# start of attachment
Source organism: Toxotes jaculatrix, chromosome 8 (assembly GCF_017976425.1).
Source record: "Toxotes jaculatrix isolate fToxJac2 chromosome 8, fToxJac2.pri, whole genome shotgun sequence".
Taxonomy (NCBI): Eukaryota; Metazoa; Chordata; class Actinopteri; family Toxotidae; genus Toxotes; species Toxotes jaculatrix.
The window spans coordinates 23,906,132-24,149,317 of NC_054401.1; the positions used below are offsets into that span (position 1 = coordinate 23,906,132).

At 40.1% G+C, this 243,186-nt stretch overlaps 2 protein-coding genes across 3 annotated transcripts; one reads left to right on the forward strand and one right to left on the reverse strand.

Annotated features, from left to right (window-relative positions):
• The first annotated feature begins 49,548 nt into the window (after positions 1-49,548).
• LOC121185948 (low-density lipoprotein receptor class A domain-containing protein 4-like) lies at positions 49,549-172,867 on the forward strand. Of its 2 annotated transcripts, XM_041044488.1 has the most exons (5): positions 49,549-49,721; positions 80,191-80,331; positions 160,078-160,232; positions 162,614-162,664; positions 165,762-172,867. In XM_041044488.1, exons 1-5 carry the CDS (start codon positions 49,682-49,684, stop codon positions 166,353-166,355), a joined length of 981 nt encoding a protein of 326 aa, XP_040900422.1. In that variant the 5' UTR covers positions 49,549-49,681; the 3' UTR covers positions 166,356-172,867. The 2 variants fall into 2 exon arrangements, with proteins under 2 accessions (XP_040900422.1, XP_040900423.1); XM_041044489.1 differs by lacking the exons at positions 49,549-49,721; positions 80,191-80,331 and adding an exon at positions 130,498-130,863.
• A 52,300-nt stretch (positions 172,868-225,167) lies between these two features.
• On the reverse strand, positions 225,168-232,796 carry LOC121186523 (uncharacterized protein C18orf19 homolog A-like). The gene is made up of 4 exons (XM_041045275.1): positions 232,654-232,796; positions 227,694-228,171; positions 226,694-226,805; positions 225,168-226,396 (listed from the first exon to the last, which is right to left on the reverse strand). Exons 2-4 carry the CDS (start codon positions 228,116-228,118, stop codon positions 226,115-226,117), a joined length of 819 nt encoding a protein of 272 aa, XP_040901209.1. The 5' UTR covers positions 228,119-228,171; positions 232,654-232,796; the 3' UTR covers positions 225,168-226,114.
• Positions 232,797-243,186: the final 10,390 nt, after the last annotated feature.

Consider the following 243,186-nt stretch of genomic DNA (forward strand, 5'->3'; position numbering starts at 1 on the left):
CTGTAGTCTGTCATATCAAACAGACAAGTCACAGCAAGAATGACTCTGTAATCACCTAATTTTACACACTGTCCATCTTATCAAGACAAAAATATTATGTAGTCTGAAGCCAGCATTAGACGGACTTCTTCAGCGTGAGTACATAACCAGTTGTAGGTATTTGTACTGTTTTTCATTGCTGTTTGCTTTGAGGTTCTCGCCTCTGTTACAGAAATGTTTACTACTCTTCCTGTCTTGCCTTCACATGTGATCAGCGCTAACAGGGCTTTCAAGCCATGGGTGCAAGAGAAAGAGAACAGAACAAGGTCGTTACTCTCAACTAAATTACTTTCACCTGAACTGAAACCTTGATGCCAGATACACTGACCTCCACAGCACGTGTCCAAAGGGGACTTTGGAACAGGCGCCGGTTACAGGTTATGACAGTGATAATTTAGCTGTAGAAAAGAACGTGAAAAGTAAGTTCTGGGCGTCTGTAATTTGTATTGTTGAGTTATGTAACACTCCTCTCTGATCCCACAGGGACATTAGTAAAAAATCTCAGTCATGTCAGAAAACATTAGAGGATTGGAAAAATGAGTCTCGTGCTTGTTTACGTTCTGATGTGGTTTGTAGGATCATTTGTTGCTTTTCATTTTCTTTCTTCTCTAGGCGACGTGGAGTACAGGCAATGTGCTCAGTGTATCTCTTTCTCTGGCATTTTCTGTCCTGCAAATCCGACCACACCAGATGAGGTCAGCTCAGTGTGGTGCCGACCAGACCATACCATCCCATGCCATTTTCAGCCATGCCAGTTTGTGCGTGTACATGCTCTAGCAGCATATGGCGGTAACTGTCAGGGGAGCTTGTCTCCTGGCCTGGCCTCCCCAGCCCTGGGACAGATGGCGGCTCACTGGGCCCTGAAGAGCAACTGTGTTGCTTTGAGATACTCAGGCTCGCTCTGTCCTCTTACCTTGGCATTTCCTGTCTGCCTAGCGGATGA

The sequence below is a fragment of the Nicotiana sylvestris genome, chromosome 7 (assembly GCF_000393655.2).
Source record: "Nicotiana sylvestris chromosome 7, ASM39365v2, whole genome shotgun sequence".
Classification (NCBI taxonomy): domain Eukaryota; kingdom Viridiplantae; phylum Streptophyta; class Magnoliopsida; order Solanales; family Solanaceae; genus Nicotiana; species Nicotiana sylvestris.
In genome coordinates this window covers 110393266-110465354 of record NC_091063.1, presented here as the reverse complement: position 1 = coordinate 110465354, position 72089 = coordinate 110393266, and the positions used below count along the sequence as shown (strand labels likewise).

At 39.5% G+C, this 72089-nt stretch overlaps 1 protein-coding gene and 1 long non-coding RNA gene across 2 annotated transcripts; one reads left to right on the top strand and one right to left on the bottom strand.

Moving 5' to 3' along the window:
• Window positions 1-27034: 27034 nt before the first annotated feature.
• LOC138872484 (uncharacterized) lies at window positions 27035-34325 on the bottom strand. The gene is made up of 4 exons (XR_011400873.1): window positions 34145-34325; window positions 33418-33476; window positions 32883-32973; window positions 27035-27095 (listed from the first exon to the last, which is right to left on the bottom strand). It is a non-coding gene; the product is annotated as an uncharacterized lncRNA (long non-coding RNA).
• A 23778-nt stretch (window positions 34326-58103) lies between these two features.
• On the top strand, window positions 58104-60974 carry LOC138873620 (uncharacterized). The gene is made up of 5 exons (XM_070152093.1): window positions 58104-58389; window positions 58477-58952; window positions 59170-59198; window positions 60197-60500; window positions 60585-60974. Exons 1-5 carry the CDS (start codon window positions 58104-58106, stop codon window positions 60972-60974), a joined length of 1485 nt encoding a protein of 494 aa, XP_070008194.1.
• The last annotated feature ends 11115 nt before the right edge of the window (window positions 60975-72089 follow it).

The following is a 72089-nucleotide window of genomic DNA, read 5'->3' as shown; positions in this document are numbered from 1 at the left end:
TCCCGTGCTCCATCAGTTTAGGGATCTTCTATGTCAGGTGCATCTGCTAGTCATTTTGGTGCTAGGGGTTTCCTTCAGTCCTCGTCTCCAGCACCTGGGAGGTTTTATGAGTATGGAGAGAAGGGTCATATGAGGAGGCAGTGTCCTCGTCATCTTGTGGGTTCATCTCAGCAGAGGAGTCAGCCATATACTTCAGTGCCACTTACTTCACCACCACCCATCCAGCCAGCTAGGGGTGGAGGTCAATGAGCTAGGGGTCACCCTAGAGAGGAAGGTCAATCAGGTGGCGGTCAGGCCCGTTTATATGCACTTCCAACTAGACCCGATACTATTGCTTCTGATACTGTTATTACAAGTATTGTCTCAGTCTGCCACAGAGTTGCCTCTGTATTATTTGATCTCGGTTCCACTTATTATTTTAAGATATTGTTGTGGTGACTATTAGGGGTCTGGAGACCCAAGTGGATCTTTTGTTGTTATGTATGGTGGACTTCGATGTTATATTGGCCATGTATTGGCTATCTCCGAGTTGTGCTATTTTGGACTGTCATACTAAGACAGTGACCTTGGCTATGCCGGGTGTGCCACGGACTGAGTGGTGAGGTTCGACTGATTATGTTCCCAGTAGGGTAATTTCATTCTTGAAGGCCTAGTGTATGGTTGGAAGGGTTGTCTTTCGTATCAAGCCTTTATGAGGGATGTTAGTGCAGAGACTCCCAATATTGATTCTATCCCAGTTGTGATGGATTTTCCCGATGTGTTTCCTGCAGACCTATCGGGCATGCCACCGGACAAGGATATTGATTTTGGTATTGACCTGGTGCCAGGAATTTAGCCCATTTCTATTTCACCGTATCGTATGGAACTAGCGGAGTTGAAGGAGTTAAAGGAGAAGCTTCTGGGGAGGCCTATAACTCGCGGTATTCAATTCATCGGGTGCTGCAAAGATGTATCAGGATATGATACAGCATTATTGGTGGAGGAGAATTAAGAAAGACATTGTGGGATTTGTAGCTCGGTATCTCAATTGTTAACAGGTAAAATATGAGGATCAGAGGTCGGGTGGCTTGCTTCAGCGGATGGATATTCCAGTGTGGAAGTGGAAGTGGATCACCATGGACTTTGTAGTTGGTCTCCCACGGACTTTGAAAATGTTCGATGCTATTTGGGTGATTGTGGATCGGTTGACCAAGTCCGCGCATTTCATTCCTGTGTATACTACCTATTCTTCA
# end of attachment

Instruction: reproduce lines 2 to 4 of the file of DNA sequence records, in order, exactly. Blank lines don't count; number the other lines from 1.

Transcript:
Source record: "Toxotes jaculatrix isolate fToxJac2 chromosome 8, fToxJac2.pri, whole genome shotgun sequence".
Taxonomy (NCBI): Eukaryota; Metazoa; Chordata; class Actinopteri; family Toxotidae; genus Toxotes; species Toxotes jaculatrix.
The window spans coordinates 23,906,132-24,149,317 of NC_054401.1; the positions used below are offsets into that span (position 1 = coordinate 23,906,132).